Online Magazine of the Visual Narrative - ISSN 1780-678X
Issue 14. Painting / portrait
In Other Words: Subaltern Epistemologies or How to Eat Humble Pie
Author: Aarnoud Rommens
Abstract (E): This article deals with conceptual and theoretical issues related to Latin America's reappropriation of its own colonized post and its strategies for establishing aesthetic counter discourses in a globalized world.
Abstract (F): Cet article se propose d'analyser quelques problèmes conceptuel et théoriques relatifs aux tentatives d'Amérique latine de redécouvrir son propre passé précolonial et de construire des contradiscours artistiques dans un monde globalisé.
keywords: Empire, post-coloniality, exotism, cannibalism, Adriana Verajão
The central question of Spivak's writing can then be reduced - while keeping in mind that such summaries are always deceitful - as tactics to evade capture (in the Deleuzian sense of the word) while not totally blocking access to hegemonic modes, or, to be more precise, while always being conscious of the inevitable intersections of the subaltern with the hegemonic.
But how to avoid the gravitational pull of totalizing discourse, of somehow protecting the text from total subsumption within a 'global design'? It is my contention that stating things in other words / in the words of the other - which implies a certain proximity or allegiance with the positionality of the subaltern, he or she coming from another world - one can indeed trace other modes of thinking - a subaltern, interruptive epistemology if you will. This essay is an attempt at teasing out - through modest reading hypotheses - these other words that bespeak visions in counterpoint to the clichés of Empire. Other words bearing other worlds, indeed.
Let me conclude these opening remarks by wishing you, dear reader,
In the painting Carne a la manera de Taunay [Meat à la Taunay] (1997; Figure 1), the Brazilian artist Adriana Varejão serves her viewers an uncanny meal. This raw meat or flesh torn from the canvas of a copy of a Brazilian landscape painting by the French 'master' Nicolas-Antoine Taunay (1755-1830), is dished out on seven porcelain plates styled after the colonizing Dutch West India Company's china.  Representation has become veritable food for thought. The canvas is now a carnal space, thereby not only negating the original disingenuous innocence of Taunay's painting, but by extension also the hegemonic imposition of reportedly 'universal' modes of imagining. In fact, the dissected painting refers to a work Tauny finished during his stay in Brazil with the French Artistic Mission of 1816, which carried out its ambition of founding the first Academy of the United Kingdom of Portugal, Brazil and Algarve, in order to raise New World aesthetic and moral standards.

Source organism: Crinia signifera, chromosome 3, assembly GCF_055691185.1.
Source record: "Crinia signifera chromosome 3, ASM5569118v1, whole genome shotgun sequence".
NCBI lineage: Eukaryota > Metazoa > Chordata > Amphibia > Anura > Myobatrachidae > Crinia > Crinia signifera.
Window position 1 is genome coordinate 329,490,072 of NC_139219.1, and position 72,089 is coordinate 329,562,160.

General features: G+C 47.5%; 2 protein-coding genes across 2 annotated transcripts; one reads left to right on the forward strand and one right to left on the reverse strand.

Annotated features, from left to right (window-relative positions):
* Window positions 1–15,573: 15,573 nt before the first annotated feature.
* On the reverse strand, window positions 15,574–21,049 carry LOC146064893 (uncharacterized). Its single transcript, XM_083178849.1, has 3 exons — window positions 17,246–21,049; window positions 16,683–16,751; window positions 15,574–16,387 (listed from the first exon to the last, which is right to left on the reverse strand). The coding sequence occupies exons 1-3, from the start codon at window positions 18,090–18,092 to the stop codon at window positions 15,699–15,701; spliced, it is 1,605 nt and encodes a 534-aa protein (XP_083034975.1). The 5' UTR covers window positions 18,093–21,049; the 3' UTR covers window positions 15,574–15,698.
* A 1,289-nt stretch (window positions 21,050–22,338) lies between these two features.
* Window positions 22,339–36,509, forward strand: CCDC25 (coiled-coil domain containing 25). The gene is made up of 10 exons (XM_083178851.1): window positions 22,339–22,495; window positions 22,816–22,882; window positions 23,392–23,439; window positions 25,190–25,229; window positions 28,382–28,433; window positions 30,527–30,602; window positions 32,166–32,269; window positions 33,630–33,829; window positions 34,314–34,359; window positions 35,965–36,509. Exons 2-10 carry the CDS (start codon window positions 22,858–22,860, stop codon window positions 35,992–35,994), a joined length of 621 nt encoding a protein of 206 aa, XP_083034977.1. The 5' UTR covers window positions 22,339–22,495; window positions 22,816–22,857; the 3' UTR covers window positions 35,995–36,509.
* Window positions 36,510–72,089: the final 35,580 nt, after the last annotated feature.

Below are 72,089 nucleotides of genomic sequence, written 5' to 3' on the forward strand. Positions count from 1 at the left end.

A refugee of sorts, as the painter had been a favourite artist of the recently disposed Napoleon Bonaparte, Taunay though it safer to embark for Brazil on this 'modernization' mission with other leading French artists. Together with his brother and sculptor Auguste-Marie (1767-1824), Joachim Lebreton (1760-1819), Jean Baptiste Debret (1768-1848), architect Grandjean of Montigny (1776-1850) and the engraver Charles Simon Pradier (1783-1847), Nicolas-Antoine Taunay arrived in Rio de Janeiro and shortly afterwards the Escola Real de Ciéncias, Artes e Ofícios [Royal School of Science, the Arts and Crafts] - the precursor of the Academia Imperial de Belas Artes [Imperial Academy of Fine Arts] - was established.
Taunay was enchanted by the novelty of the Rio scenery, while keeping strictly within the European canon of representation. His iconography does not deviate from the well-established compositional demands of the pastoral: through the lens of the hegemonic imagination, the tropical Brazilian landscape is romanticized and rendered Arcadian.
Figure 1, Adriana Varejão, Carne a la manera de Taunay [Meat à la Taunay], 1997
It becomes a utopian locus of a boundless yet harmonious nature, devoid of conflict or contradiction. Lavish plants, peaceful friars, elegant architecture, animals (almost every painting contains its quintessentially pastoral cow) and the occasional Rousseauian noble sauvage populate these idyllic visions (for an example, cf. Figure 2). Thus, in addition to importing a distinctively European model of instutionalization, the artists of the French Mission contributed to an iconography that would frame Latin America in terms of exoticism and primitivism, or, more broadly speaking:
Not only were the socio-economic and political realms colonized, pictorial language and representation itself were annexed. This move amounts to what Walter D. Mignolo sees as a local history - emanating from the centre - assuming hegemonic status as a global design (cf. Mignolo 2000). In this case, Western aesthetic ideology, (art) history and artistic developments were naturalized as universal. This constellation was globally adopted as the prototype against which all artistic production was to be measured.